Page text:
Chase for six Gilboa Prison escapees draws to a close, amid reports of clashes between Palestinians and Israeli security forces in Jenin
Israeli security forces apprehended the last two of the six Palestinian high-security prisoners who escaped from Gilboa Prison about two weeks ago overnight Saturday in the northern West Bank city of Jenin.
The other four escapees were apprehended last week. All six hail from the Jenin area. During and after the arrests, Palestinians clashsed with Israeli forces.
According to the Israel Police, Kamamji and Infiat hid together in a house in Jenin over the past several days. After the Shin Bet security service received intelligence on their location a few hours earlier, Israeli special police forces and soldiers surrounded the building where the two were said to be hiding. Kamamji and Infiat emerged from the building unarmed and surrendered without resisting arrest, the Israeli military said in a statement. They have since been taken in for questioning. Two Palestinians suspected of aiding and abetting the fugitives’ escape were arrested along with them.
The news of Iham Kamamji and Monadel Infiat’s capture came amid clashes between Palestinians and Israeli security forces in the city. The Israeli military said that riots broke out throughout the area as forces left the city, in which rocks and improvised explosives were hurled and Palestinians fired at troops. The Israeli military was concerned that gunmen would emerge from Jenin’s refugee camp when forces arrived; troops were sent to the area in order to prevent upheaval.
Police Commissioner Kobi Shabtai said that as time went on, the police knew that the two were in Jenin, and had been preparing for a complex operation for several days. He noted that after the intelligence they were waiting on came in overnight Saturday, commanders gave the green light, and forces moved in.
Police believe that the two did not split up after their escape, and crossed into the West Bank together on Friday. This contradicts previous assessments that Infiat was believed to be in the Jenin area for a week, via a breach in the separation barrier used by Palestinians who enter Israel illegally, and that Kamamji entered the city over the past two days.
Prime Minister Naftali Bennett praised security forces for the operation, which he called “impressive, sophisticated and speedy.”
“I want to thank the security forces who worked night and day, including on Shabbat and holidays, in order to bring this incident to a close,” he said. Regarding the jailbreak, he added, “What went wrong can be fixed.”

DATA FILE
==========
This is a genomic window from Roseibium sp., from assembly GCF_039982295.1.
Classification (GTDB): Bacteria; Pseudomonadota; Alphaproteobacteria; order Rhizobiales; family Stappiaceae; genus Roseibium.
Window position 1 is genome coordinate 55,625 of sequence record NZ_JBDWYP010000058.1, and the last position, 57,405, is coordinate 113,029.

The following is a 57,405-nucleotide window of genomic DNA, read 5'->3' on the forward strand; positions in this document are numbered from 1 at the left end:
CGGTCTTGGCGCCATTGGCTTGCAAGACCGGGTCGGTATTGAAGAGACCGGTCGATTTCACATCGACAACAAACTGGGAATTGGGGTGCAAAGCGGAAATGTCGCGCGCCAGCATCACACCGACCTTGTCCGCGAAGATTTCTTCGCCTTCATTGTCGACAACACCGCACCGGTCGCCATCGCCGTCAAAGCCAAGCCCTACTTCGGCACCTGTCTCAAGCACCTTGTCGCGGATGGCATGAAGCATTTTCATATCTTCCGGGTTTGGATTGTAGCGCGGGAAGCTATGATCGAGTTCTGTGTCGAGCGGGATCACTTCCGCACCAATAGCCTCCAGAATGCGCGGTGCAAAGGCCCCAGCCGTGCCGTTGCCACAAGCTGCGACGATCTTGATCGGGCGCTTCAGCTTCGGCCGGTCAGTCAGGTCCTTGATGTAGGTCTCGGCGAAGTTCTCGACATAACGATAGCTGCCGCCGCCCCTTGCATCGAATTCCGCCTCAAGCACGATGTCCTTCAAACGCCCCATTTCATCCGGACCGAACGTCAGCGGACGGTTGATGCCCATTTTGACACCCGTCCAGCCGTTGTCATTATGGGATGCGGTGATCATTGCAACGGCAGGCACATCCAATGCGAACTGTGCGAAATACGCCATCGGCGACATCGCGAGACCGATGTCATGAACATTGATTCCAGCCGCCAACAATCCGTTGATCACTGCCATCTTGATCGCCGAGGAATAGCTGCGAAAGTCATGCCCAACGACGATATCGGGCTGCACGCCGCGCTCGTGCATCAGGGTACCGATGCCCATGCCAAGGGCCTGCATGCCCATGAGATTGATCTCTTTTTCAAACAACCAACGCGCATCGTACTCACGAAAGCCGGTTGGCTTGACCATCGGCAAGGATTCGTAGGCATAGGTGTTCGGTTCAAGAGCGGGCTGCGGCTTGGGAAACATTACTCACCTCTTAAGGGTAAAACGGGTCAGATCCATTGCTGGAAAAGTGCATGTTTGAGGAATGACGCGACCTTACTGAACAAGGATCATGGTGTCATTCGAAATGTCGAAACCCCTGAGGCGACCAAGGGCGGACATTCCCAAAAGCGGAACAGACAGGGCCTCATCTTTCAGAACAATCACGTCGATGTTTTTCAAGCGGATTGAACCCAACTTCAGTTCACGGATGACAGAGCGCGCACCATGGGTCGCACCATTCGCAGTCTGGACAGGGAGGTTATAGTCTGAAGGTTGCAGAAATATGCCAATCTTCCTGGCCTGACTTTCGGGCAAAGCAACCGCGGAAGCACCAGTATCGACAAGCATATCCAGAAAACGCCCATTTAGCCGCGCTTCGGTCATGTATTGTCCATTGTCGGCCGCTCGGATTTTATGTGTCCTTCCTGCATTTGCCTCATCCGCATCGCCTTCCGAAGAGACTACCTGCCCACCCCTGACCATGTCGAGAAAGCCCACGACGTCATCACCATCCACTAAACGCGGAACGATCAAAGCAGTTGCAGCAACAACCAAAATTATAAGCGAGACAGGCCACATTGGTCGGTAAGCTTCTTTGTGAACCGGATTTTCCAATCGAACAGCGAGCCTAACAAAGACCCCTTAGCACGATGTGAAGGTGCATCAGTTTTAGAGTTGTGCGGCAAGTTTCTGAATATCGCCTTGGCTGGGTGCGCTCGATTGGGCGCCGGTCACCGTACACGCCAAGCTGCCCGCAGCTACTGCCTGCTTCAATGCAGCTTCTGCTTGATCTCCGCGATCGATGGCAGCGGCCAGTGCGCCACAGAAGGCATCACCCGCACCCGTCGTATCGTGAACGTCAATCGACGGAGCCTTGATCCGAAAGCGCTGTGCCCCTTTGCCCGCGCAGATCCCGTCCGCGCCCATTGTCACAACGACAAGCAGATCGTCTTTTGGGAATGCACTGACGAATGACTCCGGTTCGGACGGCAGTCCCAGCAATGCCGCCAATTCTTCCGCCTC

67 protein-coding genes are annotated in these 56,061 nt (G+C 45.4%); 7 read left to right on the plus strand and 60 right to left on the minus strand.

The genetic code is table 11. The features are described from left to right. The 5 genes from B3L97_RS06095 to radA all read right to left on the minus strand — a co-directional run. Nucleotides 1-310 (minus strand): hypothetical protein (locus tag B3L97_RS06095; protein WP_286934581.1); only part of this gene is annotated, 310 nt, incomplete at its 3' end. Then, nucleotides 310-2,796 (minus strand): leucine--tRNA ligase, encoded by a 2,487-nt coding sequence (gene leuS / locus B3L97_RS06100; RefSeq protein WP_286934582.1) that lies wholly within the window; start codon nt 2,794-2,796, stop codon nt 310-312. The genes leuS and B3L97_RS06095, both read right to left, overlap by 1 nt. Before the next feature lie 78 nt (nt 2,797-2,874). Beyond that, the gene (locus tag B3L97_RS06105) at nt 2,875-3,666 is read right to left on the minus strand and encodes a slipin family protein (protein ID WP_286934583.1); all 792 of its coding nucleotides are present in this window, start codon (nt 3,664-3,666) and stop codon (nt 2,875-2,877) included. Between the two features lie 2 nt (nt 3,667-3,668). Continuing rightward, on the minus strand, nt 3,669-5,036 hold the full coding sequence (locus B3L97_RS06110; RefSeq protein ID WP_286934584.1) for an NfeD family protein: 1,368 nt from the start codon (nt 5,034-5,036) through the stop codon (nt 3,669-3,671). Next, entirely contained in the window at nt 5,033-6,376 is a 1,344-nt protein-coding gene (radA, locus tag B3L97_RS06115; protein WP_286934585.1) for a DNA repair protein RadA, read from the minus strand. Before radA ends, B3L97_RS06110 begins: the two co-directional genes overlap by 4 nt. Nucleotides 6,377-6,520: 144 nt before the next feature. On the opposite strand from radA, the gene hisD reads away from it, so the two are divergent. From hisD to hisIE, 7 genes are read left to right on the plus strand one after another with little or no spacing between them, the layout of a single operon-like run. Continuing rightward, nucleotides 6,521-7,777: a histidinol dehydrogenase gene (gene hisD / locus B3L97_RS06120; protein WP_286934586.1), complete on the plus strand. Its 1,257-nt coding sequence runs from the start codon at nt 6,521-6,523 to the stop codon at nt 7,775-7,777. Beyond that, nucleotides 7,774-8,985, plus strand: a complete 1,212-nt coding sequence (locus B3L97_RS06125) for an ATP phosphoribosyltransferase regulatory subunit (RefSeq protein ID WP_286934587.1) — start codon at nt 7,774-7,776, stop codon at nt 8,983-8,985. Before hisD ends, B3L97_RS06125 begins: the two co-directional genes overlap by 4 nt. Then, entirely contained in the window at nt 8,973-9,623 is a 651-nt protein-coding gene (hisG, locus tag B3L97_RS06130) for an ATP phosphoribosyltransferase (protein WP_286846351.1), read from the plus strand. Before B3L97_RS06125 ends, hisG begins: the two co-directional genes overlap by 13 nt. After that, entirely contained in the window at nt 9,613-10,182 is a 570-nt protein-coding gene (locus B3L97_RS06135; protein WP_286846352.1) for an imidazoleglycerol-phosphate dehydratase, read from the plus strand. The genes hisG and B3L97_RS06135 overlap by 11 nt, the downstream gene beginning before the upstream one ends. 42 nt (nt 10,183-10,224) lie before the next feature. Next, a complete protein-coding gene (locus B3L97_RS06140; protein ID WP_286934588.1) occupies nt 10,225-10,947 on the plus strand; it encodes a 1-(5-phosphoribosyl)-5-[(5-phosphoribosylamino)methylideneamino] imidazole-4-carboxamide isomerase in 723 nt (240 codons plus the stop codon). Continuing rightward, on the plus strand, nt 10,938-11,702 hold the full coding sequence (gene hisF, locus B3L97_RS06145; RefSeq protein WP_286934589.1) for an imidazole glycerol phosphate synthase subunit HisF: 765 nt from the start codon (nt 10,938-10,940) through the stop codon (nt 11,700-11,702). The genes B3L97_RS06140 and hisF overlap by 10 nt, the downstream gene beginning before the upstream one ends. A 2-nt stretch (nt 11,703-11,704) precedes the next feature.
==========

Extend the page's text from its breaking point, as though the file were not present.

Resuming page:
Public Security Minister Omer Bar-Lev said that while all the fugitives have been apprehended, he will be requesting a government commission of inquiry into the jailbreak. “I want to thank the Israel Police, IDF troops and the Shin Bet who helped complete the chase, from beginning to end,” he said. He added, “The hunt ended successfully, but the mission is not yet over; we must ensure that an event like this does not repeat itself in the future.”
He will propose the commission of inquiry to the cabinet for its approval in the coming days, he said, “in order to examine the circumstances that brought this escape to pass.”
Confusion in Jenin
A local medical source said that three Palestinians were wounded by live fire in the clashes during and after the arrest, and that they were taken to the city’s hospital in moderate and stable condition.
Immediately after news of the arrests broke, groups of Palestinians held solidarity rallies outside prisons. Hamas released a statement saying that “the capture of the two prisoners does not affect the morale and determination of the Palestinians to free the prisoners, and to turn the issue of prisoners into a strategic one that is a main priority.”
The Gaza Prisoner’s Association released an initial statement saying that the capture of the six escapees does not negate the importance of their jailbreak. Islamic Jihad in Jenin has yet to comment on the reports.